Another View: Partisanship could get even worse


Already poisoned by partisanship, the judicial nomination process got an overdose of toxicity when Senate Majority Leader Mitch McConnell, R-Ky., refused to consider any Supreme Court nominee from President Barack Obama in 2016, thus shutting out the eminently moderate and qualified Judge Merrick Garland. Democrats continue justifiably to seethe over that, one of many reasons that President Donald Trump's nominees have been approved along party lines so often.

Bad as this level of partisanship is, it could get worse. There has just been an intra-Republican struggle in the Senate Judiciary Committee over the nomination of Neomi Rao to the U.S. Court of Appeals for the District of Columbia Circuit. Conservative Sen. Josh Hawley, R-Mo., balked at voting to send Rao's name to the floor over her suspected sympathy for a woman's right to choose. The indicia of her possible apostasy on this point included her having written, accurately, of a 1992 Supreme Court decision upholding Roe v. Wade, that it "treated a woman's right to choose an abortion as part of her constitutionally protected liberty, because her choice implicated both dignity and autonomy." Thus was a solidly conservative Republican nominee nearly sidetracked until McConnell gave Hawley a talking-to and the Missourian joined 11 other GOP committee members in voting yes.

Though the stuff of GOP ideological purity tests, the issue of Rao's nomination is, for us, relatively straightforward. Presidents are entitled to deference in staffing the judiciary as long as they pick well-qualified people within the broad mainstream of judicial thought. That has been our long-standing view and it has been the basis of our support for nominees of presidents from both parties, with rare exceptions, such as Brett Kavanaugh, whose demonstrated lack of judicial temperament at his confirmation hearings overrode his strong resume.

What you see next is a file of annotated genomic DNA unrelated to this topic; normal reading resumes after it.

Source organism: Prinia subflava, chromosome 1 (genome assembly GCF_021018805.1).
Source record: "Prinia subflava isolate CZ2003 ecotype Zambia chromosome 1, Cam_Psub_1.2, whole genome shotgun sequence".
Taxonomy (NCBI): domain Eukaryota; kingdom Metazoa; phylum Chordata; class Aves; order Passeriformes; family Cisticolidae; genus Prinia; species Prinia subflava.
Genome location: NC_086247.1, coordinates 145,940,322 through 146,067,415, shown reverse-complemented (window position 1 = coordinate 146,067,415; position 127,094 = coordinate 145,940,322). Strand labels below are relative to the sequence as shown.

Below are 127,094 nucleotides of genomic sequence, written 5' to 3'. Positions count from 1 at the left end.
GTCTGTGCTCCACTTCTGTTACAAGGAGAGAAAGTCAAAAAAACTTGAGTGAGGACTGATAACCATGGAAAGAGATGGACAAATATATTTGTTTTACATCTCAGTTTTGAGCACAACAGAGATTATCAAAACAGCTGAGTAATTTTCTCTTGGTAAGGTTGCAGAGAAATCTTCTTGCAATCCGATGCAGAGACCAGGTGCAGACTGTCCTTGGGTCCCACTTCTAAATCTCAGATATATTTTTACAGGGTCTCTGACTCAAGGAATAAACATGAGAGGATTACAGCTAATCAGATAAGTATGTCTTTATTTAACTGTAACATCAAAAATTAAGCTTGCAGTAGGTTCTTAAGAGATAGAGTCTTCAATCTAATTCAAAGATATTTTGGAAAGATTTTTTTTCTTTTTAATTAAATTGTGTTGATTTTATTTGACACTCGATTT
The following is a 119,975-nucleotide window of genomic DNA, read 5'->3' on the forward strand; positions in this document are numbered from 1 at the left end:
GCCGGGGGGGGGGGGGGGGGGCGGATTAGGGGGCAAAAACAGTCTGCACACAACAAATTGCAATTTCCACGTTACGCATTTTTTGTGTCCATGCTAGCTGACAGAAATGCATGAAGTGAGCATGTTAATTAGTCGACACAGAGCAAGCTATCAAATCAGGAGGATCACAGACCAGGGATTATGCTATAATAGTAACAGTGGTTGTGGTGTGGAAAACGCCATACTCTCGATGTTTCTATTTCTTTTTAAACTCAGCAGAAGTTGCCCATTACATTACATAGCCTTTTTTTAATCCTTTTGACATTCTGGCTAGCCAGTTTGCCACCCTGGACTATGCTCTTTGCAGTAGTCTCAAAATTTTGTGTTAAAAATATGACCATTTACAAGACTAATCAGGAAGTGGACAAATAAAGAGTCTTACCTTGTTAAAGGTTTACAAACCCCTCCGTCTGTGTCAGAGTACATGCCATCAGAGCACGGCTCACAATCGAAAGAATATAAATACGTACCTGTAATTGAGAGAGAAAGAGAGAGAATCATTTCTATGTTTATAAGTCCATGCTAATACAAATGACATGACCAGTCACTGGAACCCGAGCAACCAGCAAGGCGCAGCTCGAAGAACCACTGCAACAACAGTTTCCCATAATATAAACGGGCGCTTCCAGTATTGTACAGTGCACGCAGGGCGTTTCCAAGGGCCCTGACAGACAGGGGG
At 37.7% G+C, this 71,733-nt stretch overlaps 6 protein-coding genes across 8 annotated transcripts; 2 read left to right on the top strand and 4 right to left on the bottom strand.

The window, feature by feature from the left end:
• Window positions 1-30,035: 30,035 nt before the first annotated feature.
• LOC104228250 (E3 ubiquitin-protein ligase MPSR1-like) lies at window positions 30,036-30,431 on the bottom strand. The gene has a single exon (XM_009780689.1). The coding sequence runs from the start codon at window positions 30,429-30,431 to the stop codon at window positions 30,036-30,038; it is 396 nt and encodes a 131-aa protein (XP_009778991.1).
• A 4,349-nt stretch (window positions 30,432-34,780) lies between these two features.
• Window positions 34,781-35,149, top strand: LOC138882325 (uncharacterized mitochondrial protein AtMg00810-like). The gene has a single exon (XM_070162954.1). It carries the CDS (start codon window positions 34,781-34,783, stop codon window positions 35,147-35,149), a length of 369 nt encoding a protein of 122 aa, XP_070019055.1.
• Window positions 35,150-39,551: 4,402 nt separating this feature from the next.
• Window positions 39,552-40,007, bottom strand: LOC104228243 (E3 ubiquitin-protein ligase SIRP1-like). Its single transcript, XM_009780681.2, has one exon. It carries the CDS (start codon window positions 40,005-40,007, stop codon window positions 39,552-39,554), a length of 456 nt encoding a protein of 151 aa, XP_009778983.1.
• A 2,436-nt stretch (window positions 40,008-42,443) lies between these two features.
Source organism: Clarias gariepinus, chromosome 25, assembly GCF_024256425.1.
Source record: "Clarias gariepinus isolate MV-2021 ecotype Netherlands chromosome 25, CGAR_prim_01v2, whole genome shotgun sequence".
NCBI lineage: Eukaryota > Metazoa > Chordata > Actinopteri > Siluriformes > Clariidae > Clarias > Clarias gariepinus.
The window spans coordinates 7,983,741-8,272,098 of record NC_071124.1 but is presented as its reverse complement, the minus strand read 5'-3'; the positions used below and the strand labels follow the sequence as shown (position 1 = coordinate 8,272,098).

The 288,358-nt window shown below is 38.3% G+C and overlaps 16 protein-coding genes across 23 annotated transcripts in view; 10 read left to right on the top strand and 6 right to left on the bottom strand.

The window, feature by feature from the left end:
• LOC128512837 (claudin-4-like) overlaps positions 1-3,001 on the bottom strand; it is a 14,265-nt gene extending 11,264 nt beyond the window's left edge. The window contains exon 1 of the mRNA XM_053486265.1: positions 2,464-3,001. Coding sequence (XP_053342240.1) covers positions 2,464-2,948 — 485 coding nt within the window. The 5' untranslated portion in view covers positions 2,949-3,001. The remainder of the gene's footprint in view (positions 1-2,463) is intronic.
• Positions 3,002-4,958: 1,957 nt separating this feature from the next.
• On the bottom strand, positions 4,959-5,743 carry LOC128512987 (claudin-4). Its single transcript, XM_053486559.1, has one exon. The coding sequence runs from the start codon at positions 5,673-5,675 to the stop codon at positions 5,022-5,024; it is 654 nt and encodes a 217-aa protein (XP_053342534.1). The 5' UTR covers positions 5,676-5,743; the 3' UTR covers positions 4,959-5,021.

Rao would not have been our choice, given her support for Trump's deregulation agenda as chief of a key White House office. Yet, as a former Supreme Court law clerk, George W. Bush White House aide and law professor — rated "well-qualified" by the American Bar Association — the 45-year-old Rao is fit to serve. In that sense, we disagree with Democrats who opposed her, not only because of her legal views but also because she wrote a student newspaper article on date rape at Yale University suggesting that if a woman "drinks to the point where she can no longer choose, well, getting to that point was part of her choice." (A Republican, Sen. Joni Ernst of Iowa, raised this point, too, before voting for Rao in committee.) As insensitive as the piece may be, Rao has apologized for it, apparently sincerely. Without more evidence of biased thinking on sexual assault, it's not a reason to reject her.

Actually, we hope Hawley's suspicions about Rao's willingness to follow Supreme Court precedent on abortion are correct. A lower-court nominee's acceptance of precedent, legal ability and personal integrity are the criteria to which the Senate must sooner or later return lest the courts, and the rule of law itself, lose legitimacy.

— The Washington Post



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